TELTSCHIK: Thank you, Mr. Secretary. Ladies and gentlemen, I will give you the next speakers only three minutes to speak. I have a traffic light here. As long as it is green, you can speak. If it gets yellow, it means: please come to an end.  And if it is read, then you should have finished already.

            The next one is Eduard Kukan, Minister for Foreign Affairs from Slovakia.


            MINISTER KUKAN:  Thank you very much, Mr. Teltschik.  I would like to speak about the transatlantic dialogue.  There are three forums for this now. It’s NATO-EU, it’s NATO itself, and the EU-USA.  Of course, there is a natural tendency to say that the EU-United States is the platform for the future but I think that each of those three institutions, which I mentioned is important, is relevant, and all three of them are complementary.  One would expect that because many countries are members of both NATO and EU, that there will be positive, constructive dialogue between them.  But it seems to us in Slovakia, being a new member state of both NATO and EU, that there is very little real political dialogue between NATO and the EU – European Union.  We feel uncomfortable about that and we think that it would be very appropriate to strengthen the maybe informal, or maybe formal, dialogue because simply that’s what we are lacking now.  There are many issues, which should be discussed in this format, in this forum, and I would very much like to speak in favor of that.  And I would also like to hear the Secretary’s comments on that.


            TELTSCHIK:  Thank you, Mr. Kukan.  The next one is Mr. Wolsey.  Where is he? 


            WOLSEY: I was asking to speak this afternoon on Iraq.


            TELTSCHIK: Okay, fine Mr. Wolsey.  Then, Mr. Nachtwei, member of the German Parliament.


            NACHTWEI:  Mr. Secretary, in your speech you focused on the threat from international terrorism, which of course can only be handled together.  I would like to pick up what Chancellor Merkel said, and of course, there is a question here of having an open dialogue between partners. Question number one. The aim of the operation Iraq Freedom was of course to stem international terrorism and to pay a contribution to this.  I would now like to ask you, how would you assess the situation now.  We have the impression sometimes that of course Iraq, thank goodness, no longer has this dictator but at the same time, it has become a training and recruitment and operation area for terrorists, not only from Iraq but from other countries.   This is the problem we see.  So that is my first question.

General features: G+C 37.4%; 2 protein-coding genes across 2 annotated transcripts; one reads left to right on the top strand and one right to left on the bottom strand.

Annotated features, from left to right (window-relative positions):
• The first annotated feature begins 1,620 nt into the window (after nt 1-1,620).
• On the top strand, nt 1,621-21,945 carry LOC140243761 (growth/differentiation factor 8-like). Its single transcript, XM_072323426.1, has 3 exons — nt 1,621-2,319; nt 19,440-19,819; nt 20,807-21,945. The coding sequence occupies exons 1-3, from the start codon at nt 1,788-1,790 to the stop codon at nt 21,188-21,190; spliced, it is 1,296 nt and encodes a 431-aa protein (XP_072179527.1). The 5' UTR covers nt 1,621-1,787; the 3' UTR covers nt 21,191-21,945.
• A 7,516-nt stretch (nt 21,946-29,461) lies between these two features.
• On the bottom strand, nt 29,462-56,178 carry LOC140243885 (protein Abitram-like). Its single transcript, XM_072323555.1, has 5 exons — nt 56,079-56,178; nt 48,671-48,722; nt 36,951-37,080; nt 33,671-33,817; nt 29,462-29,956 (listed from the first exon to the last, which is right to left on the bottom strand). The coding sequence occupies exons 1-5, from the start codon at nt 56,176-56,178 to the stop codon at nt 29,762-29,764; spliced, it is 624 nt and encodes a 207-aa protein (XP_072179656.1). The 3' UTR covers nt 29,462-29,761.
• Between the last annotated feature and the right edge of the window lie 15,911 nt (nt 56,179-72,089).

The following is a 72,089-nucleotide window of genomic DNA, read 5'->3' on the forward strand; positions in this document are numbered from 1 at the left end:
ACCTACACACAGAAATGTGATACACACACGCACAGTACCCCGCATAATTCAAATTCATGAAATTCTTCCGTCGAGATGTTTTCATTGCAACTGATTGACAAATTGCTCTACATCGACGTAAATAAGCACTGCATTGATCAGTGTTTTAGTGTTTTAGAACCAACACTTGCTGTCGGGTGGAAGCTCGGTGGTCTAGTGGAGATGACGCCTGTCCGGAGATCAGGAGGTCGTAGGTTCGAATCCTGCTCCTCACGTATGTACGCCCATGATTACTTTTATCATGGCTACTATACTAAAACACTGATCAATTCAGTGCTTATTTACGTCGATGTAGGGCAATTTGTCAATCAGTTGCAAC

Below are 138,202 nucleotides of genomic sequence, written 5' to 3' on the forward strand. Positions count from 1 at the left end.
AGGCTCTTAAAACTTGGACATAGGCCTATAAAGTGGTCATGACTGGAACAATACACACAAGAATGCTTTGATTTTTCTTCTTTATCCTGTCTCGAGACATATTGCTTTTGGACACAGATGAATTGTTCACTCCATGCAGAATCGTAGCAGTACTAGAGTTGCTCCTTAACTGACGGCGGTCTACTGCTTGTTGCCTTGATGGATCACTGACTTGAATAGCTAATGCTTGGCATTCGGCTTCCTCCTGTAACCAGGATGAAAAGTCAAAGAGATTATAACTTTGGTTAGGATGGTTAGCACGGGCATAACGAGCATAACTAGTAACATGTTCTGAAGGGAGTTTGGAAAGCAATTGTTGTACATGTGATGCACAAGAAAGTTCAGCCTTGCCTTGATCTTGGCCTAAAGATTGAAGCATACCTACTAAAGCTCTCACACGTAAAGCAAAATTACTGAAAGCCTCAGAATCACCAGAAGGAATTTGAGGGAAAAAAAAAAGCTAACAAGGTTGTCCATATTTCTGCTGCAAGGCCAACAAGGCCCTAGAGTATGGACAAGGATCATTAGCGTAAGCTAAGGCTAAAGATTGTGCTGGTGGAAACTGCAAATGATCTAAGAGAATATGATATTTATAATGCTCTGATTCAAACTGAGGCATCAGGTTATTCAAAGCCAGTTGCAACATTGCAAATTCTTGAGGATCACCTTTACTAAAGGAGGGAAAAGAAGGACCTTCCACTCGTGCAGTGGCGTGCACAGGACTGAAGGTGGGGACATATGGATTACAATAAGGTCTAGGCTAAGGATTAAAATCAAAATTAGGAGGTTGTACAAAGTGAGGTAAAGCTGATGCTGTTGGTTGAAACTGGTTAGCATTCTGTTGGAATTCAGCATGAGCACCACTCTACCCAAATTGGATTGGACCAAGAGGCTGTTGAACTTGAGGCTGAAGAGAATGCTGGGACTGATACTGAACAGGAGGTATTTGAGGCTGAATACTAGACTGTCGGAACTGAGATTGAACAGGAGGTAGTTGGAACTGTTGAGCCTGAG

Secondly, the U.S. administration has explicitly referred to a war against freedom.  Now you refer to a long war against terrorism that is a slightly different nuance.  Now Chancellor Merkel referred to the fact that in fighting against international terrorism, military violence is possible, and indeed maybe necessary as the final means.  I would like to ask you the following question.  These different descriptions of the fight against terrorism, do you really think that this needs to be discussed between the U.S. and the European alliances. 


            TELTSCHIK: Now Bob Hunter.


            BOB HUNTER:  Thank you very much.  Mr. Secretary, one of your major legacies has to do with transformation, not only of American forces but also forces in the alliance, especially with the good work done by Allied Command Transformation.  But as you know, one of the significant difficulties there is within the alliance has to do with the transfer of technologies, one way and the other across the Atlantic.  In fact some people fear a hollowing-out of the alliance and a growing difficulty of fighting together. A lot of this comes out of the House of Representatives.  I know there are concerns about it, concerns about the protection of high technology when it gets to the hands of certain allies.  I wonder if this is an area where you could perhaps take the leadership, perhaps with the Congress, to try to work out some kind of new code of conduct across the Atlantic with the Alliance, with the European Union, with companies, with governments, to come out with something so that NATO can indeed gain the very best of what the United States has to offer, and we can gain the very best of Europe, so that we can have a NATO capable of fighting together in the way that you suggest. 


            TELTSCHIK: Thank you, Bob.  I cannot agree more, Secretary, with what he said. 


            SECRETARY RUMSFELD: Is that the role of a chairman?  (Laughter) I am stunned, shocked.


            This cumulating questions is difficult. It also has an advantage. You can kind of pick and choose.  I will take the last one first again because it is fresh in my mind.


            I agree.  It’s a complicated problem.  It’s important that we have technologies available to NATO member so that we can function together and have a vastly more capable force because of our ability to operate together.  It is a problem. You are quite right. In our Congress, we have rules that are passed that restrict what we can do and we have discussions with them about those from time to time; and they get adjusted, as circumstances evolve.  It’s never perfect but it is certainly a direction that I think our country is moving, and I suspect other countries as well.